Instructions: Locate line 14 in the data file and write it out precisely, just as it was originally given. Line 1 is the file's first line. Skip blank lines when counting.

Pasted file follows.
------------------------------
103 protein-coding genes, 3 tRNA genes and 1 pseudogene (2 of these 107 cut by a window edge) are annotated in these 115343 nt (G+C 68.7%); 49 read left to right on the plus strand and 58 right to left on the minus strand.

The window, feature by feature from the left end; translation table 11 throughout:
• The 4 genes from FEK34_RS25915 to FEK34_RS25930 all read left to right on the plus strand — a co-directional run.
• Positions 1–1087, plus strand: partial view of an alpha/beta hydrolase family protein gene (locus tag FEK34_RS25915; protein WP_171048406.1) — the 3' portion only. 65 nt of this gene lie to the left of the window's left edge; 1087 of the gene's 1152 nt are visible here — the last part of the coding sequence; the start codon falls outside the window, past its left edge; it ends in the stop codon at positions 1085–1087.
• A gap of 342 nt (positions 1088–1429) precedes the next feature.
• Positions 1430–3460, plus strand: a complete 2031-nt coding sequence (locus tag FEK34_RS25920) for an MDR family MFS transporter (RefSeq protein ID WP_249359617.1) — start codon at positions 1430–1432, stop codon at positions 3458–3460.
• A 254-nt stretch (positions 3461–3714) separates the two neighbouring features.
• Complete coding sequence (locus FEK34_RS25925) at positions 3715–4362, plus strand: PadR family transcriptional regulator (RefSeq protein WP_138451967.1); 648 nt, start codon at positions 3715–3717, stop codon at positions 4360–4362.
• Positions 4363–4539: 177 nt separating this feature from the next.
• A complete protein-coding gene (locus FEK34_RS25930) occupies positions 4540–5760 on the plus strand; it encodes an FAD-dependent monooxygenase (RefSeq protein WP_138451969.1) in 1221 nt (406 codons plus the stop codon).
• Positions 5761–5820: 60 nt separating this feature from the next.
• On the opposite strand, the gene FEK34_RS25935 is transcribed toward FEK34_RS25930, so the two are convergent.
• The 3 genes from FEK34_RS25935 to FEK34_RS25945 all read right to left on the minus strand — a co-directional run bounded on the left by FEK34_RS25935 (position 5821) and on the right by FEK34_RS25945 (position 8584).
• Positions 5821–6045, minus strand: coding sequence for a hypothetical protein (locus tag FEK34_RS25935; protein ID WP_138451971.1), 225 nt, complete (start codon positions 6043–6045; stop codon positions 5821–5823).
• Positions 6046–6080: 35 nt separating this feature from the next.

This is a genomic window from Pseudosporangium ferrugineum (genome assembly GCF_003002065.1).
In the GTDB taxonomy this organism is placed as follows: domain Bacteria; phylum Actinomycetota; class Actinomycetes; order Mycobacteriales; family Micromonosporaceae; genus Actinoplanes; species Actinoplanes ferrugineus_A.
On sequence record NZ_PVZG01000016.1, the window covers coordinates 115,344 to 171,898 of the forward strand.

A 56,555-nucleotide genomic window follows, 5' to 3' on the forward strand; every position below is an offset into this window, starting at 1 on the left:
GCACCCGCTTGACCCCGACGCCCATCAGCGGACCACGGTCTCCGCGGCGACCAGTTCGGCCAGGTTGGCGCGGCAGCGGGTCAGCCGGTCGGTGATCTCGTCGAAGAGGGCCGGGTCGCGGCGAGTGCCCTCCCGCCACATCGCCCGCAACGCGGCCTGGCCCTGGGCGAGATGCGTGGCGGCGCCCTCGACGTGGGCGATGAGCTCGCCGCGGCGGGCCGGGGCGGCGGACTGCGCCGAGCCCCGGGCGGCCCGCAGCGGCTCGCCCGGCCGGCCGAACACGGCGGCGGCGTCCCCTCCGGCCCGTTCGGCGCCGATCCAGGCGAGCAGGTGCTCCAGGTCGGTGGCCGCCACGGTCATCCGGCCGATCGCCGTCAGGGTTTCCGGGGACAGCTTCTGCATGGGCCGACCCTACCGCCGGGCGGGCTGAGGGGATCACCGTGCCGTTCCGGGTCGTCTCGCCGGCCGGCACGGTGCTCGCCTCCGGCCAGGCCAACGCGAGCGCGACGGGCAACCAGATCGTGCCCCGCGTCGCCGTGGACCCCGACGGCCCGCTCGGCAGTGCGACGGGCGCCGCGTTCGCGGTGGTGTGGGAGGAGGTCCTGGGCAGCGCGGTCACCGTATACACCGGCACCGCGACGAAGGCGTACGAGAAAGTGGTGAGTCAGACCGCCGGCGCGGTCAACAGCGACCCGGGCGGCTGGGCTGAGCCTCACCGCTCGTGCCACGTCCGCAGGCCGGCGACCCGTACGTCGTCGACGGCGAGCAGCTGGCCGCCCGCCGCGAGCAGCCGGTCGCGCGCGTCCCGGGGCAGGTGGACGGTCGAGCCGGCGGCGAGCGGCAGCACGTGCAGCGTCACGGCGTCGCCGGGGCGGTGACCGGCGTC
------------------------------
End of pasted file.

• Positions 5821–6045, minus strand: coding sequence for a hypothetical protein (locus tag FEK34_RS25935; protein ID WP_138451971.1), 225 nt, complete (start codon positions 6043–6045; stop codon positions 5821–5823).